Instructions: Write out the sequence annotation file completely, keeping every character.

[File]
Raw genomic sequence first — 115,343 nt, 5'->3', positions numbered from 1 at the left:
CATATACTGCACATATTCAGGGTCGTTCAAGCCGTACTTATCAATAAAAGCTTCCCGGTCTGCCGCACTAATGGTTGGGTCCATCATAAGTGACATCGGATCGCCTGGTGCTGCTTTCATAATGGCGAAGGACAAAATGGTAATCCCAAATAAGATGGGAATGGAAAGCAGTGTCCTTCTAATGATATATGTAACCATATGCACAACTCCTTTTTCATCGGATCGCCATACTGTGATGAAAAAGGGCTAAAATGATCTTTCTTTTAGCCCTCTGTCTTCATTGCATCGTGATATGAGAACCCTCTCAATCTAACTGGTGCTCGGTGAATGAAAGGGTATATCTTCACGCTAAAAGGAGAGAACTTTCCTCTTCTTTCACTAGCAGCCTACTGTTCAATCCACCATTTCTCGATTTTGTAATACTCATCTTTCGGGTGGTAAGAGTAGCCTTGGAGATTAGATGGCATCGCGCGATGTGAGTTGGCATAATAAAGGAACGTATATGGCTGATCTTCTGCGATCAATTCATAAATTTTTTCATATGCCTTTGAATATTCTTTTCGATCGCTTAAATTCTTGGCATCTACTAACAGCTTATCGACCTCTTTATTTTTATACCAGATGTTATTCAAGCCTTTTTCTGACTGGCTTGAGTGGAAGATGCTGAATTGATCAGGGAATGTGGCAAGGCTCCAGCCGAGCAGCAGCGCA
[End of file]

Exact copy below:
Raw genomic sequence first — 115,343 nt, 5'->3', positions numbered from 1 at the left:
CATATACTGCACATATTCAGGGTCGTTCAAGCCGTACTTATCAATAAAAGCTTCCCGGTCTGCCGCACTAATGGTTGGGTCCATCATAAGTGACATCGGATCGCCTGGTGCTGCTTTCATAATGGCGAAGGACAAAATGGTAATCCCAAATAAGATGGGAATGGAAAGCAGTGTCCTTCTAATGATATATGTAACCATATGCACAACTCCTTTTTCATCGGATCGCCATACTGTGATGAAAAAGGGCTAAAATGATCTTTCTTTTAGCCCTCTGTCTTCATTGCATCGTGATATGAGAACCCTCTCAATCTAACTGGTGCTCGGTGAATGAAAGGGTATATCTTCACGCTAAAAGGAGAGAACTTTCCTCTTCTTTCACTAGCAGCCTACTGTTCAATCCACCATTTCTCGATTTTGTAATACTCATCTTTCGGGTGGTAAGAGTAGCCTTGGAGATTAGATGGCATCGCGCGATGTGAGTTGGCATAATAAAGGAACGTATATGGCTGATCTTCTGCGATCAATTCATAAATTTTTTCATATGCCTTTGAATATTCTTTTCGATCGCTTAAATTCTTGGCATCTACTAACAGCTTATCGACCTCTTTATTTTTATACCAGATGTTATTCAAGCCTTTTTCTGACTGGCTTGAGTGGAAGATGCTGAATTGATCAGGGAATGTGGCAAGGCTCCAGCCGAGCAGCAGCGCA